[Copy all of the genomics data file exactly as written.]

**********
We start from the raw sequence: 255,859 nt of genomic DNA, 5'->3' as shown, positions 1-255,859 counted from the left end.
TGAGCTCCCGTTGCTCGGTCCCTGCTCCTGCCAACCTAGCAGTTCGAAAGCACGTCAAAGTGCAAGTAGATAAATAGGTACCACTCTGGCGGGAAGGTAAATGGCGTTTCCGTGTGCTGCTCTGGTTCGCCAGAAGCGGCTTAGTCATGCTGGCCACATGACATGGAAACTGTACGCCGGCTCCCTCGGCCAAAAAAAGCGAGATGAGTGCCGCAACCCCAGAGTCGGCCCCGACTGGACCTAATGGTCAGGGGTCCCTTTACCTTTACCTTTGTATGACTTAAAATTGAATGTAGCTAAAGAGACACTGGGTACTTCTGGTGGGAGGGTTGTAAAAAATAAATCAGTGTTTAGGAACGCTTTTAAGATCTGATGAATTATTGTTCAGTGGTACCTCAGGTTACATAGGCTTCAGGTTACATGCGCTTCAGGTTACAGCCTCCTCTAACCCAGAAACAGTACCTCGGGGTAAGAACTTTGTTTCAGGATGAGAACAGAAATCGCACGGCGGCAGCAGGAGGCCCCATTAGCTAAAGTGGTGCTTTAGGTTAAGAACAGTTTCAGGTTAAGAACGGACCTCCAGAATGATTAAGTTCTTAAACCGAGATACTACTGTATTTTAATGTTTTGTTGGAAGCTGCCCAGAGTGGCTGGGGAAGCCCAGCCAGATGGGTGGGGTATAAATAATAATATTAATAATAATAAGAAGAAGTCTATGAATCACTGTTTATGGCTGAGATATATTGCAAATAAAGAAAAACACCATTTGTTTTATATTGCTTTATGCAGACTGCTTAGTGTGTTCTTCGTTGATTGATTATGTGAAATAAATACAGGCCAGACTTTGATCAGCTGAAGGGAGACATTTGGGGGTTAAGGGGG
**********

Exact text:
We start from the raw sequence: 255,859 nt of genomic DNA, 5'->3' as shown, positions 1-255,859 counted from the left end.
TGAGCTCCCGTTGCTCGGTCCCTGCTCCTGCCAACCTAGCAGTTCGAAAGCACGTCAAAGTGCAAGTAGATAAATAGGTACCACTCTGGCGGGAAGGTAAATGGCGTTTCCGTGTGCTGCTCTGGTTCGCCAGAAGCGGCTTAGTCATGCTGGCCACATGACATGGAAACTGTACGCCGGCTCCCTCGGCCAAAAAAAGCGAGATGAGTGCCGCAACCCCAGAGTCGGCCCCGACTGGACCTAATGGTCAGGGGTCCCTTTACCTTTACCTTTGTATGACTTAAAATTGAATGTAGCTAAAGAGACACTGGGTACTTCTGGTGGGAGGGTTGTAAAAAATAAATCAGTGTTTAGGAACGCTTTTAAGATCTGATGAATTATTGTTCAGTGGTACCTCAGGTTACATAGGCTTCAGGTTACATGCGCTTCAGGTTACAGCCTCCTCTAACCCAGAAACAGTACCTCGGGGTAAGAACTTTGTTTCAGGATGAGAACAGAAATCGCACGGCGGCAGCAGGAGGCCCCATTAGCTAAAGTGGTGCTTTAGGTTAAGAACAGTTTCAGGTTAAGAACGGACCTCCAGAATGATTAAGTTCTTAAACCGAGATACTACTGTATTTTAATGTTTTGTTGGAAGCTGCCCAGAGTGGCTGGGGAAGCCCAGCCAGATGGGTGGGGTATAAATAATAATATTAATAATAATAAGAAGAAGTCTATGAATCACTGTTTATGGCTGAGATATATTGCAAATAAAGAAAAACACCATTTGTTTTATATTGCTTTATGCAGACTGCTTAGTGTGTTCTTCGTTGATTGATTATGTGAAATAAATACAGGCCAGACTTTGATCAGCTGAAGGGAGACATTTGGGGGTTAAGGGGG